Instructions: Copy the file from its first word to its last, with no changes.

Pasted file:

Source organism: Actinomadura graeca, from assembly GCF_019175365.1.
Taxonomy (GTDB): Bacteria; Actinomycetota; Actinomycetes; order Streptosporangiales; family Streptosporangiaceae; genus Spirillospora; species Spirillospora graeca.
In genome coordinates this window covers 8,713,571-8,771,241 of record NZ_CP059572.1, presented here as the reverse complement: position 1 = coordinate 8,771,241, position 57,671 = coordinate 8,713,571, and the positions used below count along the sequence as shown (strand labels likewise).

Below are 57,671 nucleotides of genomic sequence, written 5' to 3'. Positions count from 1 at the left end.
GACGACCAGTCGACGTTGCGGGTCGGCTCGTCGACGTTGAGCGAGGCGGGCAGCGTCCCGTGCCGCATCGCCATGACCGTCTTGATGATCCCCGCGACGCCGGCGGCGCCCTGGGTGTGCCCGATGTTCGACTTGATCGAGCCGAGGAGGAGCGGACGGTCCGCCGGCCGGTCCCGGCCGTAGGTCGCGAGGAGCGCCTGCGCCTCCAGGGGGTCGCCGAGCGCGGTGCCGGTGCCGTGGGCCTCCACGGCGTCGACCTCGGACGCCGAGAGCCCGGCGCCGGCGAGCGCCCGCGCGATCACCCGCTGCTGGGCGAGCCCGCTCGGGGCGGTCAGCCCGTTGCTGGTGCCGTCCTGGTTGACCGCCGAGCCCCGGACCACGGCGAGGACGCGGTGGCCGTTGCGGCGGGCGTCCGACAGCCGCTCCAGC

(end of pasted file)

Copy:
Source organism: Actinomadura graeca, from assembly GCF_019175365.1.
Taxonomy (GTDB): Bacteria; Actinomycetota; Actinomycetes; order Streptosporangiales; family Streptosporangiaceae; genus Spirillospora; species Spirillospora graeca.
In genome coordinates this window covers 8,713,571-8,771,241 of record NZ_CP059572.1, presented here as the reverse complement: position 1 = coordinate 8,771,241, position 57,671 = coordinate 8,713,571, and the positions used below count along the sequence as shown (strand labels likewise).

Below are 57,671 nucleotides of genomic sequence, written 5' to 3'. Positions count from 1 at the left end.
GACGACCAGTCGACGTTGCGGGTCGGCTCGTCGACGTTGAGCGAGGCGGGCAGCGTCCCGTGCCGCATCGCCATGACCGTCTTGATGATCCCCGCGACGCCGGCGGCGCCCTGGGTGTGCCCGATGTTCGACTTGATCGAGCCGAGGAGGAGCGGACGGTCCGCCGGCCGGTCCCGGCCGTAGGTCGCGAGGAGCGCCTGCGCCTCCAGGGGGTCGCCGAGCGCGGTGCCGGTGCCGTGGGCCTCCACGGCGTCGACCTCGGACGCCGAGAGCCCGGCGCCGGCGAGCGCCCGCGCGATCACCCGCTGCTGGGCGAGCCCGCTCGGGGCGGTCAGCCCGTTGCTGGTGCCGTCCTGGTTGACCGCCGAGCCCCGGACCACGGCGAGGACGCGGTGGCCGTTGCGGCGGGCGTCCGACAGCCGCTCCAGC